Starting the 2017 season near the end of May?  Well hell yes!  I'm talking about the carp season of course.  Normally I would have started sooner but it has been cold this year so the beginning of the season has been delayed.  Oh, and one more thing, I was distracted, or completely unavailable. Unavailable........because....................... I went fishing in Cuba.  What an adventure that was for this old guy!  More on that in another post coming soon.

My first fish of the day, and of the season, was a fully scaled mirror; I sure liked that.  It was nice to hook up just minutes after starting.  I thanked the carp for taking my fly.  The first fish being a mirror boded well for the day, for the season, and I think perhaps for all of my life.  Black Betty tricked this wonderful fish.  (I only fish the red tail version anymore.)




We don't see that many mirrors on the Columbia so my friends and I covet them.  If I see more than one fish and I can tell one of them is a mirror I will cast to the mirror.  Much of the time I can't tell if the fish is a mirror or a common until after they slosh or until I get them near me.

Well heck, my second fish was a mirror too.  He was nice and chunky and had almost no scales on his sides.  In this picture I have lifted him up with my left hand and am trying to use the camera with my right hand.  For an old guy like me, that's multi-tasking and it ain't easy.  



 




This same fish had two rows of scales down his back.  He looked a linear mirror with the scale lines moved up on top.






The "hog of the day" award goes to this next fish.  Lets pretend the reason you don't see the whole fish is because he was too big to fit in the picture rather than me not setting up the camera correctly.  Either way he's a porker.



I saw and caught fish in spurts.  I had a good number of shots and had three fish to the net within the first hour.  That makes me feel way more clever than I actually am.  I kept stalking and then didn't see a single fish for an hour and a half.  After that I got two shots and didn't connect.  I kept moving and started seeing fish again about 30 minutes later.  I put several more in the net and thanked the Good Lord for a wonderful day.

#blackbetty, #carplodge, #carponthefly, #flyfishingforcarp, #mirrorcarp




Sunday, August 28, 2016

Some Days Are Just So Good! Not All of Them, But Some of Them...

All days of fly fishing for carp are good days, even the ones when I don't catch fish.  Some days are heavenly; some days, not so much.

The Columbia is a monstrous, long, wide river.  While there are carp all over the river there is a lot of the river that has no access or no shallow water.  Even spots that I have fished many, many times don't always have carp.  There could be carp in a particular spot but the water could be murky or the wind could be howling, or both.  Conditions can be adverse and sometimes downright terrible.  Then there are those days when the water is clear, the wind is mild but the fish are ever so bored with my flies. Oh Lordy, they can turn away from flies with indifference and disgust.  Conditions can be perfect but the damn fish just don't seem to know it!  That's carp fishing.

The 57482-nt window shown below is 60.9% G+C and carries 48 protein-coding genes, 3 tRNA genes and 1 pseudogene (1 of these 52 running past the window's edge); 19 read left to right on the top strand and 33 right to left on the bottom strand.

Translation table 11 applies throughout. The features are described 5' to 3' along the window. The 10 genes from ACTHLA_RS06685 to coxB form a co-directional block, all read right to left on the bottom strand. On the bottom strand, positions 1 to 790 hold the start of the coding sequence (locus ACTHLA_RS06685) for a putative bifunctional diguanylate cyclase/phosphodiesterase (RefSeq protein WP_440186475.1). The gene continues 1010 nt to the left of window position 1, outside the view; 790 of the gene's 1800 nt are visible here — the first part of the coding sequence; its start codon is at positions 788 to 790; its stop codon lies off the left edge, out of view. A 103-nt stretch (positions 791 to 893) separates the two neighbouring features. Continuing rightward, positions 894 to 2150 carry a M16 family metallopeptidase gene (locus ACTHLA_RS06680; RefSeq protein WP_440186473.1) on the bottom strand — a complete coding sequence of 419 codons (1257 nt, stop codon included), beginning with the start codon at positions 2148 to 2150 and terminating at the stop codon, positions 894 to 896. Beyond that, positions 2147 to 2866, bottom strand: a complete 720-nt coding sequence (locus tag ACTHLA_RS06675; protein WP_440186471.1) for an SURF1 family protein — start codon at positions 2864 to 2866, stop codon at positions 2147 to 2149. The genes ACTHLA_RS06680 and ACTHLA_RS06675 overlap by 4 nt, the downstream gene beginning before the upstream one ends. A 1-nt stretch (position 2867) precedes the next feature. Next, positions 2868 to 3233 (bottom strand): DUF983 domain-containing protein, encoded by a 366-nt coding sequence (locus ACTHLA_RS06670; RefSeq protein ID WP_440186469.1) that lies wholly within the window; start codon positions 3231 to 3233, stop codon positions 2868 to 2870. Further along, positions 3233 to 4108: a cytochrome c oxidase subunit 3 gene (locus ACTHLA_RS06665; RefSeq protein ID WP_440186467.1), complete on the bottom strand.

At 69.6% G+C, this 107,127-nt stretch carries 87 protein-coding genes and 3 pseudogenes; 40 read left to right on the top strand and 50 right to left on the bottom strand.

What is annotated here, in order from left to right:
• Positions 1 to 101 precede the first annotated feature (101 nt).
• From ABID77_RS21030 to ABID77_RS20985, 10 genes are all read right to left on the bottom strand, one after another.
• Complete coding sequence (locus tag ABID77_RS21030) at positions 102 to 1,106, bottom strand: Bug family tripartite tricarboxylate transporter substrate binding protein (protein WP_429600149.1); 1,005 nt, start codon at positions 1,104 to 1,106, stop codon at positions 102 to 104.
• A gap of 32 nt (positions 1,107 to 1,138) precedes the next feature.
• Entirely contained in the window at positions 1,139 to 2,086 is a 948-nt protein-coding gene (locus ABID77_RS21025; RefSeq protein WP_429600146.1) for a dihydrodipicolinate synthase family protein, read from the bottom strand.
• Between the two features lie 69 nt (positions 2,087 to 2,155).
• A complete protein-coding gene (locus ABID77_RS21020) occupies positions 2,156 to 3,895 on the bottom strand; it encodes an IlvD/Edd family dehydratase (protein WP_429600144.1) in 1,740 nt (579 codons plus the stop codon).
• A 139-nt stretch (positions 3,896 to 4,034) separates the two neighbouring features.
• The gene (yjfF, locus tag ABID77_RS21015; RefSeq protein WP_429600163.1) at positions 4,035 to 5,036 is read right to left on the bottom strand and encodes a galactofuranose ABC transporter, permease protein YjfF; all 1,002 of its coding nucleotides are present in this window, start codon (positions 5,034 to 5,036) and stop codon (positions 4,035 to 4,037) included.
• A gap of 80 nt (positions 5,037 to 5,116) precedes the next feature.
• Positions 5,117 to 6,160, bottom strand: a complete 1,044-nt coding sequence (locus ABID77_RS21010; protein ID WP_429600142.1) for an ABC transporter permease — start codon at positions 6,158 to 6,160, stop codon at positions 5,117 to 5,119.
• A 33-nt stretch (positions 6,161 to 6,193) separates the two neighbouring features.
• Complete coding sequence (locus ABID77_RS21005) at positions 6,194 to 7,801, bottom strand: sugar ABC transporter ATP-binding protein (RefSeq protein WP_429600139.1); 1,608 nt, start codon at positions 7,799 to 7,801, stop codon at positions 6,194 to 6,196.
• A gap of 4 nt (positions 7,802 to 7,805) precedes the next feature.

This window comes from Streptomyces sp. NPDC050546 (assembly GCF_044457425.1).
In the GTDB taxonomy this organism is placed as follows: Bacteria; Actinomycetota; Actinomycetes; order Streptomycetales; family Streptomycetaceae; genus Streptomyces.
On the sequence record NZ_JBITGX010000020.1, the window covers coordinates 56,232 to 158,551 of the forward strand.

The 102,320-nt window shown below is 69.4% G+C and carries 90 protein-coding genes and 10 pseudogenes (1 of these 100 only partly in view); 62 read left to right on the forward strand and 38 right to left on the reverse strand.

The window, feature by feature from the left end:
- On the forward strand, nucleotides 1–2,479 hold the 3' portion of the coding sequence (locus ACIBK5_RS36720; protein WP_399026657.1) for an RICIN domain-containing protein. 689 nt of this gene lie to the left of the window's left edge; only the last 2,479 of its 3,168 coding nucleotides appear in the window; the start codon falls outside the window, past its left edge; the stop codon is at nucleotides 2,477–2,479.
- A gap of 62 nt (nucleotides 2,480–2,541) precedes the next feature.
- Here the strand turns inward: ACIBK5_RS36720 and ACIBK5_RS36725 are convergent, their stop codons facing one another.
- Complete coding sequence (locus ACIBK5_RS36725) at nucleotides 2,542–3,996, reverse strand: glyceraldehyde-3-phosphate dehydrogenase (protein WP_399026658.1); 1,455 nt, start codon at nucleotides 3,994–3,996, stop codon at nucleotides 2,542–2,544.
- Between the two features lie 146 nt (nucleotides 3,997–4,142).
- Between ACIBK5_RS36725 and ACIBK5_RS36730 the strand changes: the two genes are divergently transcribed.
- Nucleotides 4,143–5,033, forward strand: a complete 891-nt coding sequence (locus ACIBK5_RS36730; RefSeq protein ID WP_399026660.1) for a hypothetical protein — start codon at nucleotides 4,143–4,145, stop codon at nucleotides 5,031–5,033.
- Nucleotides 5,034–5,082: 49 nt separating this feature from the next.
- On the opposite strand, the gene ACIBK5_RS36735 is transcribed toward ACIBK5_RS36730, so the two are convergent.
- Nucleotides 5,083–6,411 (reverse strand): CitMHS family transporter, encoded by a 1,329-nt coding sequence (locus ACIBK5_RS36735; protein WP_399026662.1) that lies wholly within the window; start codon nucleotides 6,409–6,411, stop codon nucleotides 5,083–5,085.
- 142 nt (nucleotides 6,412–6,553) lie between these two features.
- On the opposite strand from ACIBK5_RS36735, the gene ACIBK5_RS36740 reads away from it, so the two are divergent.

Recently I fished three consecutive days; it was a trip I had been planning and savoring for weeks.  Anticipation was high.  On the first day, the wind was blowing straight at the shore so it was churning up the bottom leaving the water with no visibility.  It was blowing so hard that I had difficulty keeping my balance. Ninety minutes was all I could take before I decided I had had enough.  Lets see...I didn't make any casts so that means I didn't catch any fish.

Conditions were grim again on the second day.  I went to a different spot hoping to find clearer water.  I wouldn't exactly call what I found, "clearer"; it was more like, "ever so slightly less muddy".  Since I didn't make a single cast the day before I felt just getting one shot would be a victory today.  I waded around as slowly as I could trying to peer through the muddy water.  Finally, in some water that wasn't even up to my knees I saw a tailing fish.  Well, I didn't see the whole fish in the murky water; all I could see was the top of his tail.  I dropped Black Betty in front of him.  I don't know who was more surprised when I set the hook--the fish or me; I think it was me.  That was my one presentation for the day.  After less than 3 hours I knew it was hopeless and so I headed back to the Carp Lodge.

Here is a gray sky, murky water, windy day, fish:



I'm such a nice guy; how could conditions be awful again on the third day?  Well they were.  I walked around in muddy water and sulked.  The muddy water wasn't enough though; on the third day it was completely overcast.  Talk about, "NOT a chance!"  Not one cast and not one damn fish!  I went back to the Carp Lodge, I sulked, and I drank some beer.

In three days of fishing I made a total of one presentation; that was it.  It was disappointing; I swear it was enough to make me want to take up golf or bowling or horseshoes, or even croquet; hell, I don't know, anything would be less frustrating than those three days!

Some days, not most by any means, things just come together when I'm fly fishing for carp.  The water is clear, or mostly clear anyway.  The sky is that wonderful, beautiful shade of nothing, but, blue!  There is a light wind.  I see carp feeding and cruising where I decided to fish.  Oh, and one more thing, the carp take my fly.  Those days are heavenly.  Yes, they are heavenly!

Two weeks after those three memorably disappointing days, I decided croquet didn't really sound that interesting after all.  I fished two days.  No clouds, light wind, and almost clear water--well now, that's what I'm talkin' about.  Oh yeah!

I didn't get the first fish I cast to but I saw a fish fairly soon and that was such an improvement from the the last trip.  The second fish didn't want my fly either.  The third fish made me smile; of course I smiled, he took my damn fly!  And away we went...I hooked 11 and got 9 to the net.  I thought back to two weeks ago; I forgave the river for being muddy, I forgave the wind for blowing too hard, and I forgave the devil clouds for covering the sun.